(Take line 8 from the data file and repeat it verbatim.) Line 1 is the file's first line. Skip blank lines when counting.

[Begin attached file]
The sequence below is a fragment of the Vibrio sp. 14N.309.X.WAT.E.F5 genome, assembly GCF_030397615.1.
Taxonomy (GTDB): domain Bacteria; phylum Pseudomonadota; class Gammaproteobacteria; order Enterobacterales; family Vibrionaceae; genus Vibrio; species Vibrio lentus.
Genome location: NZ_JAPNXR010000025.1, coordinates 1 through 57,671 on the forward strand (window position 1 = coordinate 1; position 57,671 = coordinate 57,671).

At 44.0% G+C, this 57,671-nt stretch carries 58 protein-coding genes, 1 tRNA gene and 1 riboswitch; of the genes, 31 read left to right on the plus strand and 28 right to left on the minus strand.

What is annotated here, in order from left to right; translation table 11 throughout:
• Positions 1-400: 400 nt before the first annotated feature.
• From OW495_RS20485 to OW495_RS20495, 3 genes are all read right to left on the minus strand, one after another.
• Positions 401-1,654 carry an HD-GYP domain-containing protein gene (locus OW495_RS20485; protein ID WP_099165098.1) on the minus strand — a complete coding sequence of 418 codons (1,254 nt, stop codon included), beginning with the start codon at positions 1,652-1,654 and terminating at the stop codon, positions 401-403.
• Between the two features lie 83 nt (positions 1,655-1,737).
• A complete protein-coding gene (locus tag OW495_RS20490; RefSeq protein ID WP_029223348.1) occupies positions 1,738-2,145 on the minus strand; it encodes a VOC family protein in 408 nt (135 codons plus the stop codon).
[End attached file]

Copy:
• Positions 401-1,654 carry an HD-GYP domain-containing protein gene (locus OW495_RS20485; protein ID WP_099165098.1) on the minus strand — a complete coding sequence of 418 codons (1,254 nt, stop codon included), beginning with the start codon at positions 1,652-1,654 and terminating at the stop codon, positions 401-403.